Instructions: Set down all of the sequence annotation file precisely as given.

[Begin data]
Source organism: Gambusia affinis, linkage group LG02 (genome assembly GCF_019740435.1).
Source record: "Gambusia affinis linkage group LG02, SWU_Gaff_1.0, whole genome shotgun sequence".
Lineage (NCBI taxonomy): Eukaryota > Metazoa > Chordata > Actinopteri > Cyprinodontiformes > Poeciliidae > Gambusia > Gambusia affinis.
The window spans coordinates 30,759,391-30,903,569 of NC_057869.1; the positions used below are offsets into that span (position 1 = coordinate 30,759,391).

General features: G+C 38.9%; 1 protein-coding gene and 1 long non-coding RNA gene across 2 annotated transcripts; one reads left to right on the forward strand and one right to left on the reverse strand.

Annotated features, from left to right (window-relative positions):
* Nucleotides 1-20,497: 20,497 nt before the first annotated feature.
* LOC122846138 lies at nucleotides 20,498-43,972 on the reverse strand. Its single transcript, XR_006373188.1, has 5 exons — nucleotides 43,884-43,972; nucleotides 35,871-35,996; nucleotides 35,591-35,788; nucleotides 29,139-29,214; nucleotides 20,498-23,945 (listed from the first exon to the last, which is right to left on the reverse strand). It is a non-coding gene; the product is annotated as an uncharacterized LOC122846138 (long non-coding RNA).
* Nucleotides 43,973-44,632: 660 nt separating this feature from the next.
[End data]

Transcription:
Source organism: Gambusia affinis, linkage group LG02 (genome assembly GCF_019740435.1).
Source record: "Gambusia affinis linkage group LG02, SWU_Gaff_1.0, whole genome shotgun sequence".
Lineage (NCBI taxonomy): Eukaryota > Metazoa > Chordata > Actinopteri > Cyprinodontiformes > Poeciliidae > Gambusia > Gambusia affinis.
The window spans coordinates 30,759,391-30,903,569 of NC_057869.1; the positions used below are offsets into that span (position 1 = coordinate 30,759,391).

General features: G+C 38.9%; 1 protein-coding gene and 1 long non-coding RNA gene across 2 annotated transcripts; one reads left to right on the forward strand and one right to left on the reverse strand.

Annotated features, from left to right (window-relative positions):
* Nucleotides 1-20,497: 20,497 nt before the first annotated feature.
* LOC122846138 lies at nucleotides 20,498-43,972 on the reverse strand. Its single transcript, XR_006373188.1, has 5 exons — nucleotides 43,884-43,972; nucleotides 35,871-35,996; nucleotides 35,591-35,788; nucleotides 29,139-29,214; nucleotides 20,498-23,945 (listed from the first exon to the last, which is right to left on the reverse strand). It is a non-coding gene; the product is annotated as an uncharacterized LOC122846138 (long non-coding RNA).
* Nucleotides 43,973-44,632: 660 nt separating this feature from the next.